The most frequent dermatological manifestation stated by the Core Covid-19 Care team was facial marks and skin depression (at the mask margins - skin contact areas) with or without abrasion and bruises. To date, the primary spread of COVID-19 is droplet infection, considering that healthcare staff was vigilant and aware of the requirement of "tight-fitting" for N95 respirators. Along with that, prolonged duty hours and overlying surgical mask, shield, goggles, and whole-body gown precluded any rest to skin contact areas, resulting in marks. Associated pain was also reported by all those, who stated skin marks with abrasions as a sole complaint.

A few healthcare staff mentioned scars over the nose and peri-oral areas in the description of skin marks, but authors did not see any scar over the face on calling those same staff for a visit. On further oral inquiry, those staff elaborated skin marks rather than a scar. We determined that these staffs were describing skin marks with skin depression only as "scars." An exceedingly high proportion of healthcare personnel reported itching over masks' contact areas, likely due to irritant contact dermatitis. The itching was predominantly over nasal and peri-auricular areas. Ear cartilage was resting areas of N-95 respirator bands, surgical mask strings, and goggles. High performing cartilage was bound to get pain and redness over contact areas with this PPE due to prolonged contact and drag. Posterior “over-working” ear cartilage areas were sites of these skin manifestations in a high number of respondents. 

Hyperhidrosis, i.e., excessive perspiration, is relatively common under hand gloves and gowns. A closed area with increased temperature is the scientific explanation for this. However, prolonged duration of wearing those PPG leads to many respondents labeling excessive perspiration as dermatological manifestation. Type-I hypersensitivity is a known mechanism manifesting as a rash against rubber glove material. Latex sensitization, a known phenomenon (4) in many previously conducted studies, could be the sole reason behind rash appearance in our rash cases. Our rash cases were changed to powder-free non-latex gloves (7), leading to the cessation of their symptoms. 2 staff, who were having already having pre-existing dermatological conditions in the form of hand eczema, also showed aggravation of their symptoms, also points to latex hypersensitivity as the culprit.

Allergic urticaria, IgE mediated hypersensitivity reaction, is relatively common in middle-east.  Allergy to the preservative in hand rub leads to an immediate release of histamine in the skin in response to hand rub in previously sensitized and allergic individuals. Staff who presented to the emergency general practitioner for their palm redness and itching were clinical diagnosed as allergic contact dermatitis and advised patch tests for the same. Patch tests were diagnostic of preservative as the culprit for urticaria. Both staff were asked to change hand hygiene practices with an alternate form of hand rub exclusive of that preservative. These staffs were free of symptoms in their next duty.


Conclusion
Our study clearly states the high occurrence of dermatological manifestations in Core COVID-19 Care team staff due to PPG and aggressive HHP. In a hospitals’-controlled environment, neither staff reported the appearance of any skin manifestation after the dissolution of the Core Covid-19 Care team nor of the continuation of any skin manifestation. No life-threatening emergency was reported or stated during the COVID-19 team tenure. Though a few staff did a consultation for their adverse skin manifestations, it was evident that most of the dermatological manifestations were of mild severity. This study provides the real picture of the use of PPG and HHP and associated dermatological features. COVID-19 pandemic threat is still red in many parts of the world and new viruses are on the horizon; this study information will provide bases for creating prevention strategies.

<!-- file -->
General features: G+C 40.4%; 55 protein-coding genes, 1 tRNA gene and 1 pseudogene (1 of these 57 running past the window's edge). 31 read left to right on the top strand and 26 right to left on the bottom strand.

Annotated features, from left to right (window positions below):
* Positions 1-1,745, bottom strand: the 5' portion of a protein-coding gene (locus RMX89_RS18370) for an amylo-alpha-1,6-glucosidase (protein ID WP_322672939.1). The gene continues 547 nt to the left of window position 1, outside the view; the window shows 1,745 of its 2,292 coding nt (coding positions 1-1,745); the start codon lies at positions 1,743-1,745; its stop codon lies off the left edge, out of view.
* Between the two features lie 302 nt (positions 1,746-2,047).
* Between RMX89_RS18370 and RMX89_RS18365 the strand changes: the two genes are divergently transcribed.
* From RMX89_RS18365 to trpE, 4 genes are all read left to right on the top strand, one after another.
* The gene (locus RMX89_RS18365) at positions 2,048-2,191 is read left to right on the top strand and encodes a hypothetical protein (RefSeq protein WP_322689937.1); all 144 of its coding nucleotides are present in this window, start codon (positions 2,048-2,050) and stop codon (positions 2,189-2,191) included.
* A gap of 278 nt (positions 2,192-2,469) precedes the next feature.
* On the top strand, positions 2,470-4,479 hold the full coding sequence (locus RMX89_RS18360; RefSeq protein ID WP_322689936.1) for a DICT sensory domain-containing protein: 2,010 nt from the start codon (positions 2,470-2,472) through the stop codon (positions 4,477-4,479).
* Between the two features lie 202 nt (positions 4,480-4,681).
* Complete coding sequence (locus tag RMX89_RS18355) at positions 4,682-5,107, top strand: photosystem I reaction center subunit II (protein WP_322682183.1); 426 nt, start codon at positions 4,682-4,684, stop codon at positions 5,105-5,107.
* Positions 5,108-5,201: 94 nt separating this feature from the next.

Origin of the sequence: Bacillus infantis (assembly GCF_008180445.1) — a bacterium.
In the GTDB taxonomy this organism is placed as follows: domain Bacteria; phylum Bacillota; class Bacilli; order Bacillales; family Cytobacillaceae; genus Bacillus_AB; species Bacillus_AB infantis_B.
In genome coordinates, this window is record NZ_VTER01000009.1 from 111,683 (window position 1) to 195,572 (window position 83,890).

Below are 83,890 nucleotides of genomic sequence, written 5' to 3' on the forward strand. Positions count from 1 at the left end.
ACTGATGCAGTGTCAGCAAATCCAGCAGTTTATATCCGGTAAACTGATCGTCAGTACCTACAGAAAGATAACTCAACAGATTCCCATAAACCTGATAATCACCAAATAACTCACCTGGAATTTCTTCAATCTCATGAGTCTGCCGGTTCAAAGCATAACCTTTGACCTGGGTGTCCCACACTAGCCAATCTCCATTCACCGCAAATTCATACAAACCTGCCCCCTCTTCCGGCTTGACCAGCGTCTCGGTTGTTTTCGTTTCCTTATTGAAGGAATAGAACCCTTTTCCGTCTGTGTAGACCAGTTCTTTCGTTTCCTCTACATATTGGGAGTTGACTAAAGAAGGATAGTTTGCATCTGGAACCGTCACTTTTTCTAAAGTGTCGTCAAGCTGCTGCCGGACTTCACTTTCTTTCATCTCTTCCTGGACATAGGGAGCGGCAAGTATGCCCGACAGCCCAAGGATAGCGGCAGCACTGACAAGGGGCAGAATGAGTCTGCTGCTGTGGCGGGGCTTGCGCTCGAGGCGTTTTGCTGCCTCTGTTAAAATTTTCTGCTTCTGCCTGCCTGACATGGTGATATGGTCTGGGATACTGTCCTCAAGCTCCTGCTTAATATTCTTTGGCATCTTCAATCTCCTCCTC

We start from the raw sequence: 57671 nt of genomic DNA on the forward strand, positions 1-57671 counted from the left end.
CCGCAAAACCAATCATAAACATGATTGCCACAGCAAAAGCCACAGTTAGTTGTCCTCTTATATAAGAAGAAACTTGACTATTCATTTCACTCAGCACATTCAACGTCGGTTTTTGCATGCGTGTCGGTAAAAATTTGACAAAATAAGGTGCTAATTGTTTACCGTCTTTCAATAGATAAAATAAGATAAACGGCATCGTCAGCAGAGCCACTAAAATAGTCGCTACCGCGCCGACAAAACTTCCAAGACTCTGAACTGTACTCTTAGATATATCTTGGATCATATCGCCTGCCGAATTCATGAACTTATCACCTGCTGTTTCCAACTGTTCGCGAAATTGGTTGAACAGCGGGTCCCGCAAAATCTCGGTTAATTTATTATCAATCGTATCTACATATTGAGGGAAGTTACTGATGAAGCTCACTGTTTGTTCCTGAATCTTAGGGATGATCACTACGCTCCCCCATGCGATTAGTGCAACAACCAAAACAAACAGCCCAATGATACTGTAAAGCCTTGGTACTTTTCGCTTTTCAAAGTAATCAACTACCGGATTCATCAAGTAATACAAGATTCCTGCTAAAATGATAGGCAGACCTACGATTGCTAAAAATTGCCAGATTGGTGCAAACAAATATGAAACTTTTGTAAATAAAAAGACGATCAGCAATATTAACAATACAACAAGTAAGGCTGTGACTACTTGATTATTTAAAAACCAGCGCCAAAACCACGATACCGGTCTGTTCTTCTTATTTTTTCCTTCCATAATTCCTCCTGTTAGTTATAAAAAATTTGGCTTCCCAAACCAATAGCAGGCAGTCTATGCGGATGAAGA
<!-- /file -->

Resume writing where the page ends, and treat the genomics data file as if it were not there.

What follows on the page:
This Dubai-based hospital's quality department came with local recommendations to prevent dermatological manifestations due to PPG and HHP. The correct fitting N95 respirator is recommended for the prevention of skin marks. A less known fact is that N95 comes in two sizes. However, one needs extra caution to select the size as over-size can lead to leakage of air. The quality team also recommended artificial buckles to hold the elastic taut behind the mask wearer's head to prevent painful pressure on ears (6). Non-latex powder-free gloves were also recommended as first-line use to counter hyperhidrosis, irritant contact dermatitis, and allergic contact dermatitis (7). Non-gel-based alcohol-containing hand rubs were advised to be used in HHP to prevent the staff from allergic urticaria. These small preventive actions will undoubtedly help the health care diaspora worldwide fight COVID-19 with healthy skin without or reduced rated adverse dermatological manifestations.


Declarations

  • Ethical approval: was taken from Adam Vital hospital, Dubai.
  • Consent for publication: All consents are taken.
  • Availability of supporting data: All data and references present.
  • Competing interests: No competing interests.
  • Funding: This article was self-funded and no other source of funding present.


Acknowledgment
The author thanks all the resilient frontline COVID-19 care team staff who responded to this study's call to make the world a better place.


References

1.https://www.who.int/news-room/detail/29-06-2020-covidtimeline

2.https://www.who.int/csr/bioriskreduction/infection_control/publication/en/

3.https://www.cdc.gov/niosh/npptl/topics/respirators/disp_part/respsource3healthcare.html#e

4.https://acaai.org/allergies/types/latex allergy#:~:text=A%20second%20type%20of%20skin,days%20after%20wearing%20rubber%20gloves.

5.Al-Ahmad M, Alowayesh MS, Carroll NV. Economic burden of refractory chronic spontaneous urticaria on Kuwait's health system. Clinicoecon Outcomes Res. 2016;8:163-169. Published 2016 10th May. DOI:10.2147/CEOR.S98848

6.https://www.dezeen.com/2020/03/29/creality-3d-printed-buckle-face-mask-coronavirus/

7.https://www.webstaurantstore.com/blog/157/benefits-of-latex-gloves.html

 

 

Volume 1 Issue 6 December 2020
©All rights reserved by Dr. Piyu Parth Naik.

 

Figure 1